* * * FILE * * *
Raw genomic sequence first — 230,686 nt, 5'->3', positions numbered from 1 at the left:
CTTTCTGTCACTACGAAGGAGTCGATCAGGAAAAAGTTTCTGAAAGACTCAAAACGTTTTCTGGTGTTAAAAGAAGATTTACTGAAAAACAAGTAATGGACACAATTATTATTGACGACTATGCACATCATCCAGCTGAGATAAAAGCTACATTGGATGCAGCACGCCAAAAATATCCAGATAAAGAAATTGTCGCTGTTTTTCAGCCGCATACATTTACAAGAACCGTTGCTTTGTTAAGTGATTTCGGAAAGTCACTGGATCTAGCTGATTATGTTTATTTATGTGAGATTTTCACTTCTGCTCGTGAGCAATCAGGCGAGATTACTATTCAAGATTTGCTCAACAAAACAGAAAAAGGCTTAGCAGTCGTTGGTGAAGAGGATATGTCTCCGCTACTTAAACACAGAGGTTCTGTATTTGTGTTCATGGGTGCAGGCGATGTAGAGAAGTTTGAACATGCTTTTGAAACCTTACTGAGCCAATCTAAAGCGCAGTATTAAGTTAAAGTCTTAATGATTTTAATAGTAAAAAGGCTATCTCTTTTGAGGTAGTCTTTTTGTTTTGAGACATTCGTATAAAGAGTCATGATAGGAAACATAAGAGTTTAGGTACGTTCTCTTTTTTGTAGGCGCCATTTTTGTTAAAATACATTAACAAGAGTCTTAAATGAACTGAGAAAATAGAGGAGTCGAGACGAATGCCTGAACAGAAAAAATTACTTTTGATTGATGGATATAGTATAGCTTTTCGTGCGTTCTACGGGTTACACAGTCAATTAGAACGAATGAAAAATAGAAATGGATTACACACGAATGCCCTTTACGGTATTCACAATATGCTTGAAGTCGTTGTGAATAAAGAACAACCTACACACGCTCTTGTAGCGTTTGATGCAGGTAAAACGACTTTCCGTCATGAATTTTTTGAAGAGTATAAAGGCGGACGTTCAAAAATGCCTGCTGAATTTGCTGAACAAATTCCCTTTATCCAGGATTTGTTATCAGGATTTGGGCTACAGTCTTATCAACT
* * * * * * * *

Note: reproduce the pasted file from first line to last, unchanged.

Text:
Raw genomic sequence first — 230,686 nt, 5'->3', positions numbered from 1 at the left:
CTTTCTGTCACTACGAAGGAGTCGATCAGGAAAAAGTTTCTGAAAGACTCAAAACGTTTTCTGGTGTTAAAAGAAGATTTACTGAAAAACAAGTAATGGACACAATTATTATTGACGACTATGCACATCATCCAGCTGAGATAAAAGCTACATTGGATGCAGCACGCCAAAAATATCCAGATAAAGAAATTGTCGCTGTTTTTCAGCCGCATACATTTACAAGAACCGTTGCTTTGTTAAGTGATTTCGGAAAGTCACTGGATCTAGCTGATTATGTTTATTTATGTGAGATTTTCACTTCTGCTCGTGAGCAATCAGGCGAGATTACTATTCAAGATTTGCTCAACAAAACAGAAAAAGGCTTAGCAGTCGTTGGTGAAGAGGATATGTCTCCGCTACTTAAACACAGAGGTTCTGTATTTGTGTTCATGGGTGCAGGCGATGTAGAGAAGTTTGAACATGCTTTTGAAACCTTACTGAGCCAATCTAAAGCGCAGTATTAAGTTAAAGTCTTAATGATTTTAATAGTAAAAAGGCTATCTCTTTTGAGGTAGTCTTTTTGTTTTGAGACATTCGTATAAAGAGTCATGATAGGAAACATAAGAGTTTAGGTACGTTCTCTTTTTTGTAGGCGCCATTTTTGTTAAAATACATTAACAAGAGTCTTAAATGAACTGAGAAAATAGAGGAGTCGAGACGAATGCCTGAACAGAAAAAATTACTTTTGATTGATGGATATAGTATAGCTTTTCGTGCGTTCTACGGGTTACACAGTCAATTAGAACGAATGAAAAATAGAAATGGATTACACACGAATGCCCTTTACGGTATTCACAATATGCTTGAAGTCGTTGTGAATAAAGAACAACCTACACACGCTCTTGTAGCGTTTGATGCAGGTAAAACGACTTTCCGTCATGAATTTTTTGAAGAGTATAAAGGCGGACGTTCAAAAATGCCTGCTGAATTTGCTGAACAAATTCCCTTTATCCAGGATTTGTTATCAGGATTTGGGCTACAGTCTTATCAACT